© 1994 – Psychology Press
After decades of research most scholars generally agree that language acquisition is a complex and multifaceted process that involves the interaction of innate biologically-based mechanisms devoted to language, other non-linguistic cognitive and social mechanisms, linguistic input, and information about the social and physical world. Theoretical work in the field of language acquisition now needs to focus in greater depth and detail on some specific aspects of this general model, which is the main goal of this book. The chapters in this volume provide some new insights into one of the most remarkable accomplishments achieved by almost all children.
The particular questions that are raised by contributors include:
* What kinds of constraints operate on the process of language development?
* Which aspects of the acquisition process depend on language-specific mechanisms?
* Are there critical brain structures necessary for the acquisition of language?
* What role do cognitive and social mechanisms play in language development?
* How critical is perceptual input about the physical and social world?
* What is the specific role played by linguistic input in the child's construction of a linguistic system?
Questions are addressed from the perspective of children who come to the task of acquiring language with many hurdles to overcome, including deafness and blindness, mental retardation, autism, and prenatal or perinatal brain damage involving the left hemisphere.
Each section contributes some insight on how an innate language-specific biological substrate interacts with cognitive and social factors, as well as external information, to support the child's construction of a linguistic system. Studies of atypical children offer a singular contribution to this enterprise by allowing us to see the specific influences of each component, and in turn, they shed new light on how all children are able to acquire language so effortlessly and during such a brief period of development.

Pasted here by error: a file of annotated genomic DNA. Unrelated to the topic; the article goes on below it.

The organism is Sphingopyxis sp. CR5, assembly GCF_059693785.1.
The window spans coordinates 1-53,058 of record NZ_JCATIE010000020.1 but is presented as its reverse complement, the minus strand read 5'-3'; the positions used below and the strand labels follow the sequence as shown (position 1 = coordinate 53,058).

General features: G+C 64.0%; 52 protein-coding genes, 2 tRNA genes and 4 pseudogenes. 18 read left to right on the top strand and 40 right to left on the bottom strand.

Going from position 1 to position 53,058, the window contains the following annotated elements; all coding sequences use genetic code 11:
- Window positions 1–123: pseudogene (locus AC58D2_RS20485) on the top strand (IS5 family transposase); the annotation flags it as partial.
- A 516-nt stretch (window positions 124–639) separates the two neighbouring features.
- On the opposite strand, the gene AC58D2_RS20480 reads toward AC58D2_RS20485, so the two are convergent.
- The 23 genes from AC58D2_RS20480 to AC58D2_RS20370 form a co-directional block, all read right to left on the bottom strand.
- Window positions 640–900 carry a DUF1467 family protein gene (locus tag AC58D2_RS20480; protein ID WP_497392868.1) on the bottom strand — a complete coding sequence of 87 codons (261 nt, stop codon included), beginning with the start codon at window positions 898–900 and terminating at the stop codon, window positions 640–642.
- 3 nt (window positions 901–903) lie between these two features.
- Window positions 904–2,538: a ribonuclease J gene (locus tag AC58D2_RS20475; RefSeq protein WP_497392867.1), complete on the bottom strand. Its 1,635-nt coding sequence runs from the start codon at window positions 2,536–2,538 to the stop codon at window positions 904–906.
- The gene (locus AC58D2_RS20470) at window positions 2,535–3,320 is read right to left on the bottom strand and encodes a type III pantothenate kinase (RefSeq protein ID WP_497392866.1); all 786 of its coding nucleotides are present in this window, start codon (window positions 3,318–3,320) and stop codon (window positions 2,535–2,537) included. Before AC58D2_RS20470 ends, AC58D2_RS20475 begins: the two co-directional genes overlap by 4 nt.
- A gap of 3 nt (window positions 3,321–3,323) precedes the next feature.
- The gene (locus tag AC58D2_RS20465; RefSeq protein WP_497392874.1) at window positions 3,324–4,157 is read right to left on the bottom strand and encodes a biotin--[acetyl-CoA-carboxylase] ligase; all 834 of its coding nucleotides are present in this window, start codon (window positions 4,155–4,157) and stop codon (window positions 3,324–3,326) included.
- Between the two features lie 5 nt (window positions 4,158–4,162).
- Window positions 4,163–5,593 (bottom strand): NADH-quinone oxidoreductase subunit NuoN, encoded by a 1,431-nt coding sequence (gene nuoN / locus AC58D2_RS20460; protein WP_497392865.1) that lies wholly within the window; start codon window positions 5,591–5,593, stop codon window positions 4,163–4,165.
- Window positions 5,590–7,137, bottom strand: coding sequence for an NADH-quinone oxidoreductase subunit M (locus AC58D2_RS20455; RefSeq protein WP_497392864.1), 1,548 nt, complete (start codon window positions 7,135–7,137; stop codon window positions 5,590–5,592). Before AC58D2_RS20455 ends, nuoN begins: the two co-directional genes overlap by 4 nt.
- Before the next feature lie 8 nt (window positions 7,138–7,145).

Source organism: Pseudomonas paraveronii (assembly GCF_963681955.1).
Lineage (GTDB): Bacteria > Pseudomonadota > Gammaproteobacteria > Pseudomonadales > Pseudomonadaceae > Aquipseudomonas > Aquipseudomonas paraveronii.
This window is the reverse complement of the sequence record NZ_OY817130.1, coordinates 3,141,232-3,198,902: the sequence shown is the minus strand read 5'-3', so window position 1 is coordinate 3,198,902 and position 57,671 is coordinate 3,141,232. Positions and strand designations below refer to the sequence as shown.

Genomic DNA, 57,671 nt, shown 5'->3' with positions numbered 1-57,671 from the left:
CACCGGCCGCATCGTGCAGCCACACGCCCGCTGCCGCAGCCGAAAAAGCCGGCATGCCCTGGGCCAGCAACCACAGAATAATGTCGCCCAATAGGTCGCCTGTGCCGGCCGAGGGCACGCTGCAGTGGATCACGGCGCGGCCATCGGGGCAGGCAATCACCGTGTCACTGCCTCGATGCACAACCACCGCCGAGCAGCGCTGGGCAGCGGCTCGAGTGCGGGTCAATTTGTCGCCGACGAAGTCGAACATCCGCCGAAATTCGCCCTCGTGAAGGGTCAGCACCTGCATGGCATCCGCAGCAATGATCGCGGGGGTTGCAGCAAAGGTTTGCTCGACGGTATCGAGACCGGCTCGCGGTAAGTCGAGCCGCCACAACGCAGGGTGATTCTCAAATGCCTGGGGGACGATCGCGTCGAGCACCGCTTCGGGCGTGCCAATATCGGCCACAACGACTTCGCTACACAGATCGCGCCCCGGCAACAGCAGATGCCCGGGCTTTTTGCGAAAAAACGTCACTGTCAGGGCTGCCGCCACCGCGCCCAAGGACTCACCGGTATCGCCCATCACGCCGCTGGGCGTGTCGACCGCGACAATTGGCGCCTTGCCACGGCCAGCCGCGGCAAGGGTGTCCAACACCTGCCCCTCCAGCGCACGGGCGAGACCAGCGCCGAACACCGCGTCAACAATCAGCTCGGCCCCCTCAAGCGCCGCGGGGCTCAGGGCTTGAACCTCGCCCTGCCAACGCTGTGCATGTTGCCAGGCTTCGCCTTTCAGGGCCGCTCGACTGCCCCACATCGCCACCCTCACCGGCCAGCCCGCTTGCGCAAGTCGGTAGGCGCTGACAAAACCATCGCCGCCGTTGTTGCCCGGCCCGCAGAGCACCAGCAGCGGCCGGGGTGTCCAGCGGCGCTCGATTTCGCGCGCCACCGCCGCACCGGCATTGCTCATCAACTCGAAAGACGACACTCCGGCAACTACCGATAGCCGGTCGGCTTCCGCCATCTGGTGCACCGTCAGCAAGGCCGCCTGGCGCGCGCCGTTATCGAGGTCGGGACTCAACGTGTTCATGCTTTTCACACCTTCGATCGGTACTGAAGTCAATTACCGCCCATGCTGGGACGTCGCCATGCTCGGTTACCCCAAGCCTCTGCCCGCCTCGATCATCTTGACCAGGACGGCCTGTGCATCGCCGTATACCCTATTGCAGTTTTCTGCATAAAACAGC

"The descriptive data are interesting and should be required supplementary reading for all language researchers."
—Child Development Abstracts & Bibliography
"The articles are well written….most valuable (and is highly recommended) for graduate students and researchers or faculty members in a variety of fields, such as linguistics, psychology, and education."
"The development of grammar in severely impaired children who face biological and environmental constraints in their acquisition of language is described in this excellent collection of papers….Speech and language therapists who are interested in studying a complex client in greater detail, as well as post-graduate students in the fields of psychology, linguistics, and/or speech sciences will find this book an invaluable source of useful clinical data and creative ideas for research."
—Child Language Teaching and Therapy
"This excellent collection of papers represents a significant contribution to the field of language acquisition study, and to the debate on the nature of the language acquisition process itself and the issue of modularity."
"…likely to be of considerable interest to researchers interested in exploring modularity and plasticity in SLA."
—Studies in Second Language Acquisition
Contents: H. Tager-Flusberg, Contributions to the Field of Language Acquisition from Research on Atypical Children. J. de Villiers, P. de Villiers, E. Hoban, The Central Problem of Functional Categories in the English Syntax of Oral Deaf Children. Y. Levy, N. Amir, R. Shalev, Morphology in a Child with a Congenital Left-Hemisphere Brain Lesion: Implications for Normal Acquisition. H.M. Feldman, Language Development After Early Unilateral Brain Injury: A Replication Study. A.E. Fowler, R. Gelman, L.R. Gleitman, The Course of Language Learning in Children with Down Syndrome: Longitudinal and Language Level Comparisons with Young Normally Developing Children. R. Cromer, A Case Study of Dissociations Between Language and Cognition. J.A. Rondal, Exceptional Cases of Language Development in Mental Retardation: The Relative Autonomy of Language as a Cognitive System. H. Tager-Flusberg, Dissociations in Form and Function in the Acquisition of Language by Autistic Children. A.M. Peters, The Interdependence of Social, Cognitive, and Linguistic Development: Evidence from a Visually Impaired Child.